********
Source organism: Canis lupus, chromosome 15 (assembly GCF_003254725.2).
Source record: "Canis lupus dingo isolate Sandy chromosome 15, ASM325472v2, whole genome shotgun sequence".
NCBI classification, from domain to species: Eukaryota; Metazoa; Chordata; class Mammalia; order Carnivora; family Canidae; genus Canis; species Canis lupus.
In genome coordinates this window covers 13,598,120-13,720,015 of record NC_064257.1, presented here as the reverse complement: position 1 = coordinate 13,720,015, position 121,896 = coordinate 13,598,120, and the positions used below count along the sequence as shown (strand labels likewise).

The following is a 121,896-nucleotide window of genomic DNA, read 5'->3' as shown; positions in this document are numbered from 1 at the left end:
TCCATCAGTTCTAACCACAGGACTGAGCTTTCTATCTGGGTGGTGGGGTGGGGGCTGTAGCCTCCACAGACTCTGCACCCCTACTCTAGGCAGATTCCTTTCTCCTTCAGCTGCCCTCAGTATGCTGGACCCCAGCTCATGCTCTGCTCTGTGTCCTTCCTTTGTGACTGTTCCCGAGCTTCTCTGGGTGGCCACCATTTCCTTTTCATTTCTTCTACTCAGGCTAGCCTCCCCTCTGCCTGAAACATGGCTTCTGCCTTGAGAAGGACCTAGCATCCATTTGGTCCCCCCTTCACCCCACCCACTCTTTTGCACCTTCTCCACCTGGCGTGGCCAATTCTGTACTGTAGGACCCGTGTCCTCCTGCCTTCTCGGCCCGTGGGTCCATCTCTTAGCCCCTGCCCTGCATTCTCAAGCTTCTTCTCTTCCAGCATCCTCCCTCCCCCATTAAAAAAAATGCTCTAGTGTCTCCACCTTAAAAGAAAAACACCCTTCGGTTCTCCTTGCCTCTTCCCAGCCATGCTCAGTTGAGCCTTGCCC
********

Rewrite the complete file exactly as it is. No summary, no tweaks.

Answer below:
Source organism: Canis lupus, chromosome 15 (assembly GCF_003254725.2).
Source record: "Canis lupus dingo isolate Sandy chromosome 15, ASM325472v2, whole genome shotgun sequence".
NCBI classification, from domain to species: Eukaryota; Metazoa; Chordata; class Mammalia; order Carnivora; family Canidae; genus Canis; species Canis lupus.
In genome coordinates this window covers 13,598,120-13,720,015 of record NC_064257.1, presented here as the reverse complement: position 1 = coordinate 13,720,015, position 121,896 = coordinate 13,598,120, and the positions used below count along the sequence as shown (strand labels likewise).

The following is a 121,896-nucleotide window of genomic DNA, read 5'->3' as shown; positions in this document are numbered from 1 at the left end:
TCCATCAGTTCTAACCACAGGACTGAGCTTTCTATCTGGGTGGTGGGGTGGGGGCTGTAGCCTCCACAGACTCTGCACCCCTACTCTAGGCAGATTCCTTTCTCCTTCAGCTGCCCTCAGTATGCTGGACCCCAGCTCATGCTCTGCTCTGTGTCCTTCCTTTGTGACTGTTCCCGAGCTTCTCTGGGTGGCCACCATTTCCTTTTCATTTCTTCTACTCAGGCTAGCCTCCCCTCTGCCTGAAACATGGCTTCTGCCTTGAGAAGGACCTAGCATCCATTTGGTCCCCCCTTCACCCCACCCACTCTTTTGCACCTTCTCCACCTGGCGTGGCCAATTCTGTACTGTAGGACCCGTGTCCTCCTGCCTTCTCGGCCCGTGGGTCCATCTCTTAGCCCCTGCCCTGCATTCTCAAGCTTCTTCTCTTCCAGCATCCTCCCTCCCCCATTAAAAAAAATGCTCTAGTGTCTCCACCTTAAAAGAAAAACACCCTTCGGTTCTCCTTGCCTCTTCCCAGCCATGCTCAGTTGAGCCTTGCCC